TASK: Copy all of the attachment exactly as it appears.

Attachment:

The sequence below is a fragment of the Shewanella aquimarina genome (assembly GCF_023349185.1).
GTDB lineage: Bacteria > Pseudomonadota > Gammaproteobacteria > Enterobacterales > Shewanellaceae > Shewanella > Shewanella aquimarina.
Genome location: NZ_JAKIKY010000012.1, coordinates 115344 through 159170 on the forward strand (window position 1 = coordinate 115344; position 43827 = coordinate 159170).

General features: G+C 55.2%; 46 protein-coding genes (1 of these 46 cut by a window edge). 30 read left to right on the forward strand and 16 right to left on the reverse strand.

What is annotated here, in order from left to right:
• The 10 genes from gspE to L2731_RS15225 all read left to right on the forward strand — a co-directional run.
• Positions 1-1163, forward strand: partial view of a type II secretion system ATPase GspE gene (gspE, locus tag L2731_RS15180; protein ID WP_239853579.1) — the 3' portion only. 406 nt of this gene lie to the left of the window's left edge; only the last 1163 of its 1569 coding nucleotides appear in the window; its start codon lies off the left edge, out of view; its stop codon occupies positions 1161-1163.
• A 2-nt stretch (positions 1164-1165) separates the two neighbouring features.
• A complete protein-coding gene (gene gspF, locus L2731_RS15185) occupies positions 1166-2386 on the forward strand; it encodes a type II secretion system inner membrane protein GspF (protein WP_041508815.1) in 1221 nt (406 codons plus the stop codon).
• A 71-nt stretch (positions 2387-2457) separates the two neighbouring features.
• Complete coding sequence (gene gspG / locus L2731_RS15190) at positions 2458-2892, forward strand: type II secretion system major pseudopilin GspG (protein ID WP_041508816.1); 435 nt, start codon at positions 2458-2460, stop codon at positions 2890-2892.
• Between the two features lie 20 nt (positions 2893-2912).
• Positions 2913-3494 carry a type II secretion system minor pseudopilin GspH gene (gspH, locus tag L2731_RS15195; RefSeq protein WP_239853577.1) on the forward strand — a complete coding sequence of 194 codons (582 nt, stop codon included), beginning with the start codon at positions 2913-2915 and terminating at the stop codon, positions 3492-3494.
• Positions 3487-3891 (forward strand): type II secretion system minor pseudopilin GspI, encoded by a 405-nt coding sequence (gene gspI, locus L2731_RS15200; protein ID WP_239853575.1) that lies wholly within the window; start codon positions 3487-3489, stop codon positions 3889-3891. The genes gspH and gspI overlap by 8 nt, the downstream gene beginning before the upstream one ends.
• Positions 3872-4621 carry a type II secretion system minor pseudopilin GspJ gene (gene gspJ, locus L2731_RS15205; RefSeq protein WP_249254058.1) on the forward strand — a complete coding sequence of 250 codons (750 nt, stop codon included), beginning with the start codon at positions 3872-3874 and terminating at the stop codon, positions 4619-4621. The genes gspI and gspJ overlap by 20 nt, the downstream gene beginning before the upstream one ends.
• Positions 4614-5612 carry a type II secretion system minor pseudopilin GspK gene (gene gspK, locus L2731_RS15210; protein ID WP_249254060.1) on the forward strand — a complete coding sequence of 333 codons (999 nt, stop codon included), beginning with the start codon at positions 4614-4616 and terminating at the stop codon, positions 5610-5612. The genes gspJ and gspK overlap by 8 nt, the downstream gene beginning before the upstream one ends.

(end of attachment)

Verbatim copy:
The sequence below is a fragment of the Shewanella aquimarina genome (assembly GCF_023349185.1).
GTDB lineage: Bacteria > Pseudomonadota > Gammaproteobacteria > Enterobacterales > Shewanellaceae > Shewanella > Shewanella aquimarina.
Genome location: NZ_JAKIKY010000012.1, coordinates 115344 through 159170 on the forward strand (window position 1 = coordinate 115344; position 43827 = coordinate 159170).

General features: G+C 55.2%; 46 protein-coding genes (1 of these 46 cut by a window edge). 30 read left to right on the forward strand and 16 right to left on the reverse strand.

What is annotated here, in order from left to right:
• The 10 genes from gspE to L2731_RS15225 all read left to right on the forward strand — a co-directional run.
• Positions 1-1163, forward strand: partial view of a type II secretion system ATPase GspE gene (gspE, locus tag L2731_RS15180; protein ID WP_239853579.1) — the 3' portion only. 406 nt of this gene lie to the left of the window's left edge; only the last 1163 of its 1569 coding nucleotides appear in the window; its start codon lies off the left edge, out of view; its stop codon occupies positions 1161-1163.
• A 2-nt stretch (positions 1164-1165) separates the two neighbouring features.
• A complete protein-coding gene (gene gspF, locus L2731_RS15185) occupies positions 1166-2386 on the forward strand; it encodes a type II secretion system inner membrane protein GspF (protein WP_041508815.1) in 1221 nt (406 codons plus the stop codon).
• A 71-nt stretch (positions 2387-2457) separates the two neighbouring features.
• Complete coding sequence (gene gspG / locus L2731_RS15190) at positions 2458-2892, forward strand: type II secretion system major pseudopilin GspG (protein ID WP_041508816.1); 435 nt, start codon at positions 2458-2460, stop codon at positions 2890-2892.
• Between the two features lie 20 nt (positions 2893-2912).
• Positions 2913-3494 carry a type II secretion system minor pseudopilin GspH gene (gspH, locus tag L2731_RS15195; RefSeq protein WP_239853577.1) on the forward strand — a complete coding sequence of 194 codons (582 nt, stop codon included), beginning with the start codon at positions 2913-2915 and terminating at the stop codon, positions 3492-3494.
• Positions 3487-3891 (forward strand): type II secretion system minor pseudopilin GspI, encoded by a 405-nt coding sequence (gene gspI, locus L2731_RS15200; protein ID WP_239853575.1) that lies wholly within the window; start codon positions 3487-3489, stop codon positions 3889-3891. The genes gspH and gspI overlap by 8 nt, the downstream gene beginning before the upstream one ends.
• Positions 3872-4621 carry a type II secretion system minor pseudopilin GspJ gene (gene gspJ, locus L2731_RS15205; RefSeq protein WP_249254058.1) on the forward strand — a complete coding sequence of 250 codons (750 nt, stop codon included), beginning with the start codon at positions 3872-3874 and terminating at the stop codon, positions 4619-4621. The genes gspI and gspJ overlap by 20 nt, the downstream gene beginning before the upstream one ends.
• Positions 4614-5612 carry a type II secretion system minor pseudopilin GspK gene (gene gspK, locus L2731_RS15210; protein ID WP_249254060.1) on the forward strand — a complete coding sequence of 333 codons (999 nt, stop codon included), beginning with the start codon at positions 4614-4616 and terminating at the stop codon, positions 5610-5612. The genes gspJ and gspK overlap by 8 nt, the downstream gene beginning before the upstream one ends.